Arnon - The behavioral scientist who became an engineer

The behavioural scientist who became an engineer


Nina Wali, 37, personifies the hope for Swedish industry. She changed her path in life, defied the norms and is now raising her voice for more women to follow suit. “The industry has a huge need for skills which do already exist. It’s really just about seeing the possibilities from both sides.”

At Arnon’s newly opened Swedish office in Österhaninge outside Stockholm, there is a vision to redo and build anew. Once B.O. Park’s old premises, it still largely represents the norm, where male dominance is – as in most Swedish automation industries – extremely noticeable, but the vision and strategy say otherwise. Nina Wali is an important part of that plan.

“I feel welcome and needed, and that’s a fantastic feeling. I also want to pave the way and show other women that this is a profession for everyone. It’s knowledge and interest that matters, not gender,” says Nina Wali.

For many years, the Swedish industrial sector has struggled with a problematic supply of skills. This issue is highlighted by the Subcontractor Barometer, which is signed by the employers’ organization Sinf and is presented four times a year. In the report for Q2 2021, 58 per cent of the member companies surveyed state that they have problems with the supply of skills. 37 per cent of the companies believe that they intend to increase the workforce during the current quarter – if you find the right workforce, that is. This is the equation that leads to the core question; how to attract the female workforce?

“It’s actually two questions. Partly how to reach out, and partly how to make them stay. To attract new target groups, companies need to be more modern in their outlook. Women generally have a great interest in technology and use it at least as much as men, but often in a different way, take advantage of it. It is also important that we dare to be open and talk about the importance of how different people can thrive in the workplace. To make women feel comfortable, leadership and tonality need to be adapted,” says Sanna Arnfjorden Wadström, CEO of Sinf.

‘Without women, the industry would come to a halt’

Nina Wali grew up in a family where technology and electronics permeated everyday life. Her father Meer ran his own lighting company and in 2001 received the award established by the International Business Association for Årets Nybyggare [Pioneer of the Year] in Sweden, but Nina still chose to study behavioral science and graduated from Umeå University.

Her earlier workplaces are markedly different from her current one; everything from the prison service to social services.

It was not until 2017 that she began Nackademin’s electrical engineering program in Stockholm. One of the reasons was her desire to work with both her hands and her head – and make a dream come true.

“The interest in technology has always been there, but I must admit that I had prejudices that this was an environment weighted towards men. Today I’m both proud and happy that I dared to defy these prejudices. They probably depended on sheer ignorance around the various aspects of the profession. Now I know better and, given the current lack of skills, I dare say that the industry will come to a halt and have significantly greater challenges if women are not included. I have an employer who prioritizes this issue very highly, which will have positive effects in the future. I’m sure of it.”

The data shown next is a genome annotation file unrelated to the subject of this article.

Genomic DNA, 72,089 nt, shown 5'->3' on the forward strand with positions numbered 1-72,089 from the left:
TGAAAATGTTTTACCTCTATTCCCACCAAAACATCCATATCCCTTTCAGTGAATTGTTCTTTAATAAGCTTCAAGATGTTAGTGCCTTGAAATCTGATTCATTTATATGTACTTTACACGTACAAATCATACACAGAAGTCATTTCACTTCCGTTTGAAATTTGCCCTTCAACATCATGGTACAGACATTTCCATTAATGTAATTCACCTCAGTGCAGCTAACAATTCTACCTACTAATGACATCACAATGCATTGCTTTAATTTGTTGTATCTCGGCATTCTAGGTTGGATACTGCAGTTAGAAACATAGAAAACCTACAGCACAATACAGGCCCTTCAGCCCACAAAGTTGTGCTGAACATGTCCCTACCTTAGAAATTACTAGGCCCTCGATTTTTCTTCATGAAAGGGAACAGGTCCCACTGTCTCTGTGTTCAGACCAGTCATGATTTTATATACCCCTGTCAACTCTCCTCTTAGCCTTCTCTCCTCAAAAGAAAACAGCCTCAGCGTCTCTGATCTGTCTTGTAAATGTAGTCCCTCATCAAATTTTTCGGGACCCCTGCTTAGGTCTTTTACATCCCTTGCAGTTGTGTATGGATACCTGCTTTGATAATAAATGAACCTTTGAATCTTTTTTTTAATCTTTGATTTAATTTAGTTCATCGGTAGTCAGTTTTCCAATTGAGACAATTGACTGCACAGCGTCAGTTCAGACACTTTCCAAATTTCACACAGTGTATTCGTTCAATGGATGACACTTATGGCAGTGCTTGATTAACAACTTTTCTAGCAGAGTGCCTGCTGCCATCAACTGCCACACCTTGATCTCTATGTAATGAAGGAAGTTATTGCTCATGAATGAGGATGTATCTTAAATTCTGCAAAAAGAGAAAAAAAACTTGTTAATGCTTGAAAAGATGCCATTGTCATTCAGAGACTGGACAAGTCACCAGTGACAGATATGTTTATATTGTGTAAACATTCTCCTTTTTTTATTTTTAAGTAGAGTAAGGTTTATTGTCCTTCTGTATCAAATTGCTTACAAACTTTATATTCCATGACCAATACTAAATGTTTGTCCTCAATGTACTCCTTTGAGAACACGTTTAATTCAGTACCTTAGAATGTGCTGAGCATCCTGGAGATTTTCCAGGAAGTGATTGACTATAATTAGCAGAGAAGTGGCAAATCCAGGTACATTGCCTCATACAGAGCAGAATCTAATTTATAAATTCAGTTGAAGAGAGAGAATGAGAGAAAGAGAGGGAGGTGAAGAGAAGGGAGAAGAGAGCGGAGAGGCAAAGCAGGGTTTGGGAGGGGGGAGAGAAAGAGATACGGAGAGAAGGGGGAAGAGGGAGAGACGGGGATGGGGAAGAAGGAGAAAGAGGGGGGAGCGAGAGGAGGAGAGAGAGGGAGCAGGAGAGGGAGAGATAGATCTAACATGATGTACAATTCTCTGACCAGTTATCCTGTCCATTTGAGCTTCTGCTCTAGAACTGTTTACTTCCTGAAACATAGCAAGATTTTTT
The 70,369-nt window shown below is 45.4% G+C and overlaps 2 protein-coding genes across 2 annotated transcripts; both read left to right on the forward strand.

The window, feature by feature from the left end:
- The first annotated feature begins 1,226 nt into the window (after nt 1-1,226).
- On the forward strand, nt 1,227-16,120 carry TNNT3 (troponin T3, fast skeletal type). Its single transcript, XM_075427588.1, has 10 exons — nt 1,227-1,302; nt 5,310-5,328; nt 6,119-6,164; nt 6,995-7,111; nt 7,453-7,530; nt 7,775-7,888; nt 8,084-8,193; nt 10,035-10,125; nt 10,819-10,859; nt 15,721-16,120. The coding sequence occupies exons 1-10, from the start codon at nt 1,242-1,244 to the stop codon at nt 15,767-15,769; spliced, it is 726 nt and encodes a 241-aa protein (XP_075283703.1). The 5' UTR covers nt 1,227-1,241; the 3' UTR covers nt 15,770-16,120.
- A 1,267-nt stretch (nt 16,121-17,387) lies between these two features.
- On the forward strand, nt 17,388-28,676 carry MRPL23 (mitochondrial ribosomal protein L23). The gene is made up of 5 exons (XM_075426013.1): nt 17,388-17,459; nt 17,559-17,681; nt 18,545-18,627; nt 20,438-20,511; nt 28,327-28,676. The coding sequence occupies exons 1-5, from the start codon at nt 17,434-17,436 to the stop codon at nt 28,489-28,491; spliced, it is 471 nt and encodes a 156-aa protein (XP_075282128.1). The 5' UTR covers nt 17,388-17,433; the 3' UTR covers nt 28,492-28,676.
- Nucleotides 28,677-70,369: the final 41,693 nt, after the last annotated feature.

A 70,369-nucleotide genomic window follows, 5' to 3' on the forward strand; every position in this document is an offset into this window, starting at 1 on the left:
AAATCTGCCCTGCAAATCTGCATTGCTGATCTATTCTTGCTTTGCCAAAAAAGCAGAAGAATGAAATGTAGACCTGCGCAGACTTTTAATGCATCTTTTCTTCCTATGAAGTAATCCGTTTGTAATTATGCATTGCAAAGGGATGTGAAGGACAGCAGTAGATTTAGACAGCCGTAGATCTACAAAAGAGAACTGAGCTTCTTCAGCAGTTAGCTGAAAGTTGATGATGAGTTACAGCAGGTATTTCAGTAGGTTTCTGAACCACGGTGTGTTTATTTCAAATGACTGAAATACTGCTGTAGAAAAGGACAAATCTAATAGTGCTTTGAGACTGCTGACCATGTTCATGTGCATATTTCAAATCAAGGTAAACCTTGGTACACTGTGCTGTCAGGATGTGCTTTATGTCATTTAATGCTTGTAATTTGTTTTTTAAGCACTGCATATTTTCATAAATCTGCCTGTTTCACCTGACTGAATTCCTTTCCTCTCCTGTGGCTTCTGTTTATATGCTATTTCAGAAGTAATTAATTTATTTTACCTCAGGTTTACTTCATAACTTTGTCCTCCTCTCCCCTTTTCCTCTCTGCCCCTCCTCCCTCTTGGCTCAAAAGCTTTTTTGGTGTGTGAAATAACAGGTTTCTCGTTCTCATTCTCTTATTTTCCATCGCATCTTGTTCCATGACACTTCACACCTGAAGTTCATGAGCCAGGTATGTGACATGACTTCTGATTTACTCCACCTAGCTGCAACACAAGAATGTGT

At Arnon AB, Nina is so far the only woman in production. She is also the first in her role, which includes the installation of switchgear that has been developed in consultation with partners and these are exported around the world. The parent company in Finland has come much further, and women in the production unit are a fairly common sight.

“In Sweden, there is still a way of thinking and justification about what boys and girls should be like, and who belongs in which camp, but I still want to believe that specifically in technology, the winds of change are blowing. Just as companies need to have a targeted approach in order to reach out to new potential workforce, so we women must also take that step and really dare to apply for jobs and training. A problem is rarely solved by just one party.”

Sanna Arnfjorden Wadström agrees:

“Absolutely. We are all dependent on technology, and during the pandemic, the technical possibilities have simply exploded. We may use technology in different ways, but it is still one of the cornerstones to enable our lives to work. It offers enormous opportunities in future.”

Figures from Statistics Sweden (SCB) underline how skewed the gender distribution is in several of the industry’s primary occupational groups.

  • Installation and service electricians – 2 per cent women
  • Machine installers and machine operators – 15 per cent women
  • Electronics engineer – 16 per cent women.
“I believe quite clearly that women can be a catalyst for strengthening Swedish industry. Sweden needs a well-functioning industry with strong work teams consisting of both men and women. That way, everyone’s a winner,” says Nina Wali.

Name Nina Wali

Age: 37

Job: Electrical installer and electrical engineer at Arnon AB in Österhaninge

Education: Bachelor of  Science in Behavioral Science at Umeå University, trained as an electrical engineer at Nackademin.

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